Dana White: Referee Stand-up in Northcutt-Pfister Bout Was ‘Ridiculous’

By Tristen Critchfield Dec 10, 2015

Sage Northcutt’s sophomore UFC outing revealed that while the perpetually upbeat lightweight has plenty of potential, he is still very much a work-in-progress.

Northcutt submitted Cody Pfister with a guillotine choke 41 seconds into the second round of their featured clash at UFC Fight Night in Las Vegas on Thursday night to improve to 7-0 in his young professional tenure. That finish did not come without a brief period of adversity in the opening stanza, however.

Pfister began the first round by quickly closing the distance and getting his opponent to the canvas in the opening seconds. From there, the heavy underdog went to work, staying busy with persistent -- but not especially damaging -- offense from within Northcutt’s guard. That work apparently wasn’t enough for referee Mark Smith, who eventually ordered a questionable standup within the final two minutes of the round.

Northcutt didn’t have any problems with Smith’s ruling. “I think the referee is very smart. All the referees know what they’re doing,” Northcutt said. “It wasn’t my call, so the referee made the decision. It worked out great. I took my opponent down right after that and went to the second round and I finished him.”

Not surprisingly, UFC President Dana White was a little more outspoken on the situation.

“Did you think [Northcutt] was gonna say something negative?” White asked. “That standup was ridiculous. He shouldn’t have stood him up there. It wasn’t that Pfister was doing a lot of damage, but he was working from the top. It shouldn’t have been stood up.”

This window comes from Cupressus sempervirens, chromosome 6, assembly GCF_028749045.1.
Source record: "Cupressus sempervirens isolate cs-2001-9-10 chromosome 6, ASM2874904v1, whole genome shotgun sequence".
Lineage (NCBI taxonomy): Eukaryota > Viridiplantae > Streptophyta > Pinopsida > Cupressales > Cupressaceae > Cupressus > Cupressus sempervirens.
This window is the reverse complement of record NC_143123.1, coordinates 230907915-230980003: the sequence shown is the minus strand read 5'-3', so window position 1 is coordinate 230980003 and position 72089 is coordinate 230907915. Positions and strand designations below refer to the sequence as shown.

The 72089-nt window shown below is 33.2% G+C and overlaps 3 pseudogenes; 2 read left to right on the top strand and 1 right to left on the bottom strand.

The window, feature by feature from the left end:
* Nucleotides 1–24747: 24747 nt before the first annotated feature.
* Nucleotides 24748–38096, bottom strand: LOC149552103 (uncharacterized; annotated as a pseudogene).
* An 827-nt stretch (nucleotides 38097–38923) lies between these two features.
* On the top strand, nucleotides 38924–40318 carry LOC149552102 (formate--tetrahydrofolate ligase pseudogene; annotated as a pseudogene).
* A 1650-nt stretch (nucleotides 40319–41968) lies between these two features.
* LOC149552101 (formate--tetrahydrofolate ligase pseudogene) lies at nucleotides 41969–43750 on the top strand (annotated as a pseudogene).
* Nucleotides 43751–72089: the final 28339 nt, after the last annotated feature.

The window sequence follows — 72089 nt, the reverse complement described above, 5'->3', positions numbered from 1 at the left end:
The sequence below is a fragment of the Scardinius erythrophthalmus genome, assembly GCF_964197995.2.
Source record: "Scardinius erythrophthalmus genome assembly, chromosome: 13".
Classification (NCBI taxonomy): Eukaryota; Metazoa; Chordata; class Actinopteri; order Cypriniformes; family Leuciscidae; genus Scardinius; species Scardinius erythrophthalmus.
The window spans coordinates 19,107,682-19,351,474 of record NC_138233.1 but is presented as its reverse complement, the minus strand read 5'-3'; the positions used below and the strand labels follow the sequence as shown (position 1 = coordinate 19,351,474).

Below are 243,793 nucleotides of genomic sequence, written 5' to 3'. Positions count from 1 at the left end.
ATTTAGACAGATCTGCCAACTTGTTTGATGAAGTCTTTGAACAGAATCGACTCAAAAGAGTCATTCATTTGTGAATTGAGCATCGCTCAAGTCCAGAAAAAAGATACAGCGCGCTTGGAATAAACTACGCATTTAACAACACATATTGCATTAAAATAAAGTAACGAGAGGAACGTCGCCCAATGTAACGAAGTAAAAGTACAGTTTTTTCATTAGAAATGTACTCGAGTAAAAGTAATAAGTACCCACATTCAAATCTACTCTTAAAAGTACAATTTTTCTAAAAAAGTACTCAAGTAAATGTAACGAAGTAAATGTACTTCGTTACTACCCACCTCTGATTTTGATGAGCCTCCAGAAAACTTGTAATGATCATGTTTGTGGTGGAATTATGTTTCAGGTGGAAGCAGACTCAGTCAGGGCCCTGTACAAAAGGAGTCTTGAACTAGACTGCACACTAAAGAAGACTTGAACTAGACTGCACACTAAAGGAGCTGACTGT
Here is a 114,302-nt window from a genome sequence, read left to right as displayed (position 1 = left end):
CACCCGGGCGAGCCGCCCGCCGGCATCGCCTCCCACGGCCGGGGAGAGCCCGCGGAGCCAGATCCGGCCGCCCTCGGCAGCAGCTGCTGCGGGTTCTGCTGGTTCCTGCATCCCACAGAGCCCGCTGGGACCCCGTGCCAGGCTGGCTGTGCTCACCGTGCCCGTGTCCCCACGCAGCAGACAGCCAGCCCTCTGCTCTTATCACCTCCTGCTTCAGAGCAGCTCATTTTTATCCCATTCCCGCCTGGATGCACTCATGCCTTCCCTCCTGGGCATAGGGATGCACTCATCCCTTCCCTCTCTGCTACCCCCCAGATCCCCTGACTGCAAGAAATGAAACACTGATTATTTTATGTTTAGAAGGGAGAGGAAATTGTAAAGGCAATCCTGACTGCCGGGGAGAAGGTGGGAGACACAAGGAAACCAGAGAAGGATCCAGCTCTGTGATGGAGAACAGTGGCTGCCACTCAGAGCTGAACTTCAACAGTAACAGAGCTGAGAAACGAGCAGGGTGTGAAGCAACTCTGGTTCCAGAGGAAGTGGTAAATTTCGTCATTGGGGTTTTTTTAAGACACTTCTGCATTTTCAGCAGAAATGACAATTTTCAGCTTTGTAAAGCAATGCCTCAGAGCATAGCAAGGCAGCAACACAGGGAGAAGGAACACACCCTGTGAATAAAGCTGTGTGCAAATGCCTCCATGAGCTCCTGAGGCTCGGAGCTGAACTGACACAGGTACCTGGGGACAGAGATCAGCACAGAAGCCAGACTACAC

It’s hard to say how much different the fight would have been had Pfister been allowed to maintain top position. The standup was all the opening Northcutt needed, as the Katy, Texas, native finished the first frame with a flourish and carried his momentum over into round two. When Pfister attempted to drive forward for a takedown early in the period, Northcutt capitalized for the fight-ending choke. Even with the time spent on his back, the 19-year-old was clearly the superior athlete in the Octagon. Overall, Northcutt was happy with his performance, although he did require a brief adjustment period.

“The Octagon was smaller than I expected, so it took some time for me to get used to it and find my spacing,” Northcutt said. “I tried to be patient and wait for the submission to come to me. I never really have a game plan other than to finish my opponent as quickly as possible. Tonight it came in the second round and I’m very happy to come out on top.”

While Northcutt’s training camp is based in his home state, he made a brief visit to Tristar Gym in preparation for facing Pfister. It appears that his relationship with Firas Zahabis’ team is only beginning.

“Training at Tri-Star was great. I will definitely go up there again,” he said. “I’m looking forward to my next fight. I hope it comes in the next couple of months.”


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